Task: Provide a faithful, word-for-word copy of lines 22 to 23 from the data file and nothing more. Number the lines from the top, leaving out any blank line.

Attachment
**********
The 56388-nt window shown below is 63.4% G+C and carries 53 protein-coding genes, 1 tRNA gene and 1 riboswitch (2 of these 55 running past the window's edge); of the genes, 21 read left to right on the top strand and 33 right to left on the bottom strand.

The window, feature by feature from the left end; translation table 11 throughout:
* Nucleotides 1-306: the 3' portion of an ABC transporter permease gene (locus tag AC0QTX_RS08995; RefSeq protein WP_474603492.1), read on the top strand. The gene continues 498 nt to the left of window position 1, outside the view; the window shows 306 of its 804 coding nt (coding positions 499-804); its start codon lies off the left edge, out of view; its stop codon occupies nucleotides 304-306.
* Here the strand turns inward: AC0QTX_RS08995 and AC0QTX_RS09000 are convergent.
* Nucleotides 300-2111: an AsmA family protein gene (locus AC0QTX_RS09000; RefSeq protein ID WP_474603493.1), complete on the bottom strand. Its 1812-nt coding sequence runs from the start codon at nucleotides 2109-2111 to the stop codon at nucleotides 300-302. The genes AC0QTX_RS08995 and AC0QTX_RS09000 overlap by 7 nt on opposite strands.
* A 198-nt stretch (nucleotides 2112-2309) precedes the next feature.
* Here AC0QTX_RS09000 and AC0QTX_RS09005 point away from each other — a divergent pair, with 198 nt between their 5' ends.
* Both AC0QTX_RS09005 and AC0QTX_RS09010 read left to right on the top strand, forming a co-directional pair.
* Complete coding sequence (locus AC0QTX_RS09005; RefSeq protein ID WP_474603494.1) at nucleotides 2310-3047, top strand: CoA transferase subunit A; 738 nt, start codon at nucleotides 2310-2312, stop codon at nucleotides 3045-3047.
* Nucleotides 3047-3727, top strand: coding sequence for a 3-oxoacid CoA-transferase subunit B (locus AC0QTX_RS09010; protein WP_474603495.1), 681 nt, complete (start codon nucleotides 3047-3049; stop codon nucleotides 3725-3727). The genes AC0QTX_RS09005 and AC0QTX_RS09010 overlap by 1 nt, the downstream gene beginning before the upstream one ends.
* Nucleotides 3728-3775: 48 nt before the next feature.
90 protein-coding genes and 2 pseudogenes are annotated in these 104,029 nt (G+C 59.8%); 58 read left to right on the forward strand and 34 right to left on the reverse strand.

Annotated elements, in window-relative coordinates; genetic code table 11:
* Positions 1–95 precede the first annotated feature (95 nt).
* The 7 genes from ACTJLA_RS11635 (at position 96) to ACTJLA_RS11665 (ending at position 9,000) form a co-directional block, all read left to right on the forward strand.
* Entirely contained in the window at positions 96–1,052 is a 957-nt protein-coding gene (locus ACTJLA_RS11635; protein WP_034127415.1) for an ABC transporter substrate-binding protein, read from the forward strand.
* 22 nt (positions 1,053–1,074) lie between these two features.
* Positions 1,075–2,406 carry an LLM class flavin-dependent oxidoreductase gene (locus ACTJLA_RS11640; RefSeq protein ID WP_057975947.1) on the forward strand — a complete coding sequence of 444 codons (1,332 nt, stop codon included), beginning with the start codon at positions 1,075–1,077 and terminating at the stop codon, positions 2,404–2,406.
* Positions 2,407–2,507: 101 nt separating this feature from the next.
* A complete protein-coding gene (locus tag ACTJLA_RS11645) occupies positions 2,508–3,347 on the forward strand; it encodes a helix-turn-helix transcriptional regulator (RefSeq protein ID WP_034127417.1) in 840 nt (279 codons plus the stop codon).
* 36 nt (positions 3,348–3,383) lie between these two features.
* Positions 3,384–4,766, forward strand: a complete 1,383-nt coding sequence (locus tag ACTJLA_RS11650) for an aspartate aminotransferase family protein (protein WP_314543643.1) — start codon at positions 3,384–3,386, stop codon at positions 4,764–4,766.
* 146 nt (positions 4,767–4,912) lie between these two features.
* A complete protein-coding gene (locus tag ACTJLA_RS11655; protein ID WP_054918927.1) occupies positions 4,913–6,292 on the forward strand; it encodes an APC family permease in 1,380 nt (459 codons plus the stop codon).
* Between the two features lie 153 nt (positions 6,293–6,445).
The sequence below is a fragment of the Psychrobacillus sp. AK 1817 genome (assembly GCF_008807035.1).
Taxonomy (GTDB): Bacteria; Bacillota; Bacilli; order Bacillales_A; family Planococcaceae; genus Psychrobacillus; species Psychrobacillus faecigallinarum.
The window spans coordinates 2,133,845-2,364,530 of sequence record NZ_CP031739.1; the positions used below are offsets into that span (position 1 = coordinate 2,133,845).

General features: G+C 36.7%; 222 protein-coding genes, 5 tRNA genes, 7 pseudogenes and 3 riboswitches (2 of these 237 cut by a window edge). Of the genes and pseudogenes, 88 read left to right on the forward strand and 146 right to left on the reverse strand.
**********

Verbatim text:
* Positions 3,384–4,766, forward strand: a complete 1,383-nt coding sequence (locus tag ACTJLA_RS11650) for an aspartate aminotransferase family protein (protein WP_314543643.1) — start codon at positions 3,384–3,386, stop codon at positions 4,764–4,766.
* 146 nt (positions 4,767–4,912) lie between these two features.